This is perhaps the question that some thought Grading scale: how to handle multiple choice questions with different number of choices really was. I'm of the opinion that multiple choice questions should not be used for summative assessment. However, I have no actual evidence to back up that view.

Has there been actual research on this, specifically with regards to mathematics?

I don't know if the use of multiple choice questions is different in mathematics to other subjects by dint of sheer ignorance in how other subjects are examined. I do know that often multiple choice questions in mathematics are not simply "Do you happen to know the answer?" questions where the route to the answer is irrelevant but the goal is more that by seeing the choice of answer one can deduce the route that they took and so there is no need to see the details (this assumes that they took a route and did not simply guess).

A sub-issue in this is the numerous schemes to discourage guessing. I'd happily also learn about any research as to the effectiveness of these. Again, my opinion is that they do not correct for the failings of the use of multiple choice questions but, again, I have no research-based evidence for this.

Let me conclude by re-emphasising that I am asking about summative assessment and not formative assessment and about actual research. I'm not interested in answers that are purely anecdotal or opinion-based (I'll happily hear those in another venue, though).

In thinking about MattF's comment about correlation, let me try to focus it more precisely. I have no doubt that multiple choice test scores are correlated with every other type of test. That doesn't speak to their efficacy and fairness though.

Consider the following two types of question:

  1. Multiple choice, where the options include "Some of the above" and "All of the above".

  2. No partial credit, but credit only given for an answer with reasoning.

In both, it is an "all or nothing". I've posited the extra options for the "multiple choice" variant to make it so that it isn't just a closed list to choose between and so to know the answer then a student ought to have worked it out. In the first, a student can guess. In the second, they can't.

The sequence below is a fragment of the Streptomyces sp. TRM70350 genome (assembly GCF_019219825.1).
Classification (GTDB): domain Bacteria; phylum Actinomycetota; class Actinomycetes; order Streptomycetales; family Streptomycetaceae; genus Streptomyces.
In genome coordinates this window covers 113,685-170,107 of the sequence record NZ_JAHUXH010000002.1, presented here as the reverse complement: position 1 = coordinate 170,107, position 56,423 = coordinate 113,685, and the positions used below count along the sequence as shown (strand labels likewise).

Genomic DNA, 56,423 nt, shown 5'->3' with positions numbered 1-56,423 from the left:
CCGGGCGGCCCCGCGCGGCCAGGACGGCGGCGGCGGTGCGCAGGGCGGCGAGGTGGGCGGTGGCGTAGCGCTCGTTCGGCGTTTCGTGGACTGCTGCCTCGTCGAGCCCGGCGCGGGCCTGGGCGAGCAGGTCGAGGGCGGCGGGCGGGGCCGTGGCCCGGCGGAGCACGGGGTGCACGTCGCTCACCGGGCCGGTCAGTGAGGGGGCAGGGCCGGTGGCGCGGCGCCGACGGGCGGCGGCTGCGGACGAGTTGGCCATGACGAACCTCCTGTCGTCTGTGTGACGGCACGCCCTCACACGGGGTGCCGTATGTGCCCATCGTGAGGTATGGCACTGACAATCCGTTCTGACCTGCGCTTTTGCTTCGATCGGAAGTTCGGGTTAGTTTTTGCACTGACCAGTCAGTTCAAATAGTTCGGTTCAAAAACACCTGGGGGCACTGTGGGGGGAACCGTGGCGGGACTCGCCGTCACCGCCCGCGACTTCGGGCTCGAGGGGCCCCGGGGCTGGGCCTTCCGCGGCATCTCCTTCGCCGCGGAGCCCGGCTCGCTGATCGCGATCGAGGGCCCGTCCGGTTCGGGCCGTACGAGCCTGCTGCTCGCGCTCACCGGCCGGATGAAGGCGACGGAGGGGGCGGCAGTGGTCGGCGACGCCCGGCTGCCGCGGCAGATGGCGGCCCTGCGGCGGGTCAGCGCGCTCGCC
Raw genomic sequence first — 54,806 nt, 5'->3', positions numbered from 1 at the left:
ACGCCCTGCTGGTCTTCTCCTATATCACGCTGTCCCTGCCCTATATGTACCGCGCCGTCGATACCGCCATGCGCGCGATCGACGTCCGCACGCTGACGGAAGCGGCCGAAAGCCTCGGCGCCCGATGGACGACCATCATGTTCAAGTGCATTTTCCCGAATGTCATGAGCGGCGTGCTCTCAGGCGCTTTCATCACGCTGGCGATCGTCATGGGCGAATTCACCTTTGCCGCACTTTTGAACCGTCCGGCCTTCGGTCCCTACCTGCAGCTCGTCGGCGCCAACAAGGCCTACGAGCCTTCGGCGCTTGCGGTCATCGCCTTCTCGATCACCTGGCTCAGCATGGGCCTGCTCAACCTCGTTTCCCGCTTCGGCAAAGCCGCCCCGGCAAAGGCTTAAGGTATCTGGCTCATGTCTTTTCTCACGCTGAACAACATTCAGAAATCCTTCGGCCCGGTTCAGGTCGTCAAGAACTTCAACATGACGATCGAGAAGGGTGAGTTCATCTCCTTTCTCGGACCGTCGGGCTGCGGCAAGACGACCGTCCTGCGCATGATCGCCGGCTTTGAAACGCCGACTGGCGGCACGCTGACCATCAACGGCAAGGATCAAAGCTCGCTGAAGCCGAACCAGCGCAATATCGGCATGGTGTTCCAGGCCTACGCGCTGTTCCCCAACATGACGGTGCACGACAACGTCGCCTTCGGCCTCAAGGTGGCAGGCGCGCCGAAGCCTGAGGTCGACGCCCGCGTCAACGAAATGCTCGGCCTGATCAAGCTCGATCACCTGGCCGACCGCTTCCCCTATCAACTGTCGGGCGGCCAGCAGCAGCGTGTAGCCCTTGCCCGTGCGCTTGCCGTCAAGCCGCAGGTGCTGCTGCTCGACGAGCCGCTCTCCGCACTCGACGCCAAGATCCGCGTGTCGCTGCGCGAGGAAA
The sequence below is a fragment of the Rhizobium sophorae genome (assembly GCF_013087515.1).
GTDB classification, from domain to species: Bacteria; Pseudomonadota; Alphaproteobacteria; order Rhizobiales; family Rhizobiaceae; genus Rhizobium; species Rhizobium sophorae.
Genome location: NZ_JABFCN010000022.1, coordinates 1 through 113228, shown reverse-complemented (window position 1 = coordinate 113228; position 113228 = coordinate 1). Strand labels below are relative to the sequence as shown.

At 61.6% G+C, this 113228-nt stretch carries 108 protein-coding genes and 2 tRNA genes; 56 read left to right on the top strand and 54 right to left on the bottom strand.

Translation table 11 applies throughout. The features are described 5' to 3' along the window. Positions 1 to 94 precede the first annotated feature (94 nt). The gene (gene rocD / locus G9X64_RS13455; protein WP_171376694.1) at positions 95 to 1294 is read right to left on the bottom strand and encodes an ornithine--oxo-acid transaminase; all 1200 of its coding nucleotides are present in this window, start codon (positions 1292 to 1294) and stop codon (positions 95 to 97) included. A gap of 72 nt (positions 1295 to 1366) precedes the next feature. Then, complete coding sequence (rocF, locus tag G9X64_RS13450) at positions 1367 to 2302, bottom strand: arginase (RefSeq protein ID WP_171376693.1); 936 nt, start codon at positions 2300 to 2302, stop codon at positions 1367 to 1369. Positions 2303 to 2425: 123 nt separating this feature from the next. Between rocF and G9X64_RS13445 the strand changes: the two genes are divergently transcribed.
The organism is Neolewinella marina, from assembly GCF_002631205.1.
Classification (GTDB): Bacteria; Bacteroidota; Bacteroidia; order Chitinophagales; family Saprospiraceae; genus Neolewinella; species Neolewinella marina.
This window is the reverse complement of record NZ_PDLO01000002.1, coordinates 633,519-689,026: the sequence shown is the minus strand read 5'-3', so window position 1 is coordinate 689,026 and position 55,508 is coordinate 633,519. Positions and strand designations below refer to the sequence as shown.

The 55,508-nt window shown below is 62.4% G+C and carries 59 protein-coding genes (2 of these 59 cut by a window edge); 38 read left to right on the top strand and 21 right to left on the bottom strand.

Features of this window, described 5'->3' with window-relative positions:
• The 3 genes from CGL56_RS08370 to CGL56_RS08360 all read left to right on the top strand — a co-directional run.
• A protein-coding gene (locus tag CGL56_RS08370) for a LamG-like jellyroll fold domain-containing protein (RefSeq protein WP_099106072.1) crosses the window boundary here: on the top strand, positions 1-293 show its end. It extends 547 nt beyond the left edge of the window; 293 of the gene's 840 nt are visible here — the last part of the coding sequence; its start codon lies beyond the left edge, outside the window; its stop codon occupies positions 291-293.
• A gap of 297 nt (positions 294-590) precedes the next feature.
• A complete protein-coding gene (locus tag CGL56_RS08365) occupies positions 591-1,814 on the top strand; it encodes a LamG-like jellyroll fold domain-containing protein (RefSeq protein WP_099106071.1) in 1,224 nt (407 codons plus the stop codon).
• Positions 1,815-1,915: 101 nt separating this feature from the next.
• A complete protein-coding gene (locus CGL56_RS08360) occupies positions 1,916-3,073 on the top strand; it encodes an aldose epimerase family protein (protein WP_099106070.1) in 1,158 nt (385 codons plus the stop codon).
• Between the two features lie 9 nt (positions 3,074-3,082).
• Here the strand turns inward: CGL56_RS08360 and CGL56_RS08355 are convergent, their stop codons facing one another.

My question, then, could be phrased as: how much effect does the fact that students can guess an answer have on a multiple choice test's ability to report students' abilities when compared with a "no partial credit" test?

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    $\begingroup$ @MattF. Effectiveness in assessing what the students have actually learnt. I would not be surprised to learn that all of the situations you cite use multiple choice exams because they are cheap to grade, not because they actually measure what they want to measure. $\endgroup$ – Loop Space May 28 '14 at 12:33
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    $\begingroup$ @MattF. Please cite those. I'll only be able to assess if that's what I'm after if I see them. $\endgroup$ – Loop Space May 28 '14 at 13:04
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    $\begingroup$ As a grade school student, I tended to treat multiple-choice exams like a game, particularly because mathematics competitions in those grades tended to be multiple-choice. $\endgroup$ – Joe Z. May 28 '14 at 14:51
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    $\begingroup$ A possible problem with multiple choice tests is not necessarily about whether students can guess an answer, is't about whether the approach to learning has been to get students to answer this question correctly (teaching to the test) and sacrificing teaching for understanding along the way. It's conceivable (and shown in research) that students can get correct answers (legitimately) and lack understanding. The question "effective for what" still stands. Even if they do "measure what they measure" effectively, they may be measuring the wrong thing. $\endgroup$ – JPBurke May 28 '14 at 20:00
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    $\begingroup$ Probably students who are "exam-clever" do well at both multiple choice (any kind) or not multiple choice, and students who are not exam-clever do badly at both. So most assessments of exam-cleverness will give highly correlated results. But the type of exam given distorts what students take the trouble to learn, and often what is taught. $\endgroup$ – André Nicolas May 29 '14 at 0:48

I've read your question a few times, plus the comments. As best I can determine, your gut feeling is that constructed response exams should be a much better indicator of student understanding than multiple choice exams in math, because a) students cannot guess and b) partial learning can be recognized by analyzing the worked problem.

Therefore, you want to see a comparison of student performance on multiple choice versus short-answer questions testing the same concepts within the same exam. If the average student's performance is similar on the two parts of the exam, this would disprove your hypothesis that short-answer is better. Is this correct?